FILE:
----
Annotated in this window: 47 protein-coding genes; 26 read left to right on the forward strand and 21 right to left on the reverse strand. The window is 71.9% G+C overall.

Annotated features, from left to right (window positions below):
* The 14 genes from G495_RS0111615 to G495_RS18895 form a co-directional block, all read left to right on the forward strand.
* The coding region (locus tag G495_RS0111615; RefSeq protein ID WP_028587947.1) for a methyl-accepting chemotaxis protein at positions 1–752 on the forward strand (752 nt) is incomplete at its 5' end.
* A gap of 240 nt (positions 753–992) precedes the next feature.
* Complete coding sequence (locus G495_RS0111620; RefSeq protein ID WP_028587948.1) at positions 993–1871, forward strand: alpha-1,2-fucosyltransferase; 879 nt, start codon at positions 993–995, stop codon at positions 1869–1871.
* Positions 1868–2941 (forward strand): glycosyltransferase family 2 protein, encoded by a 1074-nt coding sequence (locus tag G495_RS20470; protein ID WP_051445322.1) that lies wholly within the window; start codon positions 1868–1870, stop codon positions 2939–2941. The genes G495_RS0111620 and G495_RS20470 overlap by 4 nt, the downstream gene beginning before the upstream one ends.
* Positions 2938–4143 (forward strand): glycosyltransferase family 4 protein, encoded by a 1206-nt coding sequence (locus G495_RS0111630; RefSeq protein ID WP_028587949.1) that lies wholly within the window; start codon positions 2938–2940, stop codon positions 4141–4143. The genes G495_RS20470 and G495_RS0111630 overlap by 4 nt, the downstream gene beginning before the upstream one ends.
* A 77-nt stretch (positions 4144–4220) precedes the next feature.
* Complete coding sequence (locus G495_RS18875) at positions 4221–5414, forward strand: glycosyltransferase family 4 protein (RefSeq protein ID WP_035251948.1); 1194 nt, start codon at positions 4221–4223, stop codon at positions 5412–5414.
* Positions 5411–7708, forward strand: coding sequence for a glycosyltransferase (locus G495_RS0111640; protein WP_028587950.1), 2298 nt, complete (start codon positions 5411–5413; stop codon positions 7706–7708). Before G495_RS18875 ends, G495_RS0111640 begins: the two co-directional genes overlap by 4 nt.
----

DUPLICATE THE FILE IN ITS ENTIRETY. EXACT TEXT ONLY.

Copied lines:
Annotated in this window: 47 protein-coding genes; 26 read left to right on the forward strand and 21 right to left on the reverse strand. The window is 71.9% G+C overall.

Annotated features, from left to right (window positions below):
* The 14 genes from G495_RS0111615 to G495_RS18895 form a co-directional block, all read left to right on the forward strand.
* The coding region (locus tag G495_RS0111615; RefSeq protein ID WP_028587947.1) for a methyl-accepting chemotaxis protein at positions 1–752 on the forward strand (752 nt) is incomplete at its 5' end.
* A gap of 240 nt (positions 753–992) precedes the next feature.
* Complete coding sequence (locus G495_RS0111620; RefSeq protein ID WP_028587948.1) at positions 993–1871, forward strand: alpha-1,2-fucosyltransferase; 879 nt, start codon at positions 993–995, stop codon at positions 1869–1871.
* Positions 1868–2941 (forward strand): glycosyltransferase family 2 protein, encoded by a 1074-nt coding sequence (locus tag G495_RS20470; protein ID WP_051445322.1) that lies wholly within the window; start codon positions 1868–1870, stop codon positions 2939–2941. The genes G495_RS0111620 and G495_RS20470 overlap by 4 nt, the downstream gene beginning before the upstream one ends.
* Positions 2938–4143 (forward strand): glycosyltransferase family 4 protein, encoded by a 1206-nt coding sequence (locus G495_RS0111630; RefSeq protein ID WP_028587949.1) that lies wholly within the window; start codon positions 2938–2940, stop codon positions 4141–4143. The genes G495_RS20470 and G495_RS0111630 overlap by 4 nt, the downstream gene beginning before the upstream one ends.
* A 77-nt stretch (positions 4144–4220) precedes the next feature.
* Complete coding sequence (locus G495_RS18875) at positions 4221–5414, forward strand: glycosyltransferase family 4 protein (RefSeq protein ID WP_035251948.1); 1194 nt, start codon at positions 4221–4223, stop codon at positions 5412–5414.
* Positions 5411–7708, forward strand: coding sequence for a glycosyltransferase (locus G495_RS0111640; protein WP_028587950.1), 2298 nt, complete (start codon positions 5411–5413; stop codon positions 7706–7708). Before G495_RS18875 ends, G495_RS0111640 begins: the two co-directional genes overlap by 4 nt.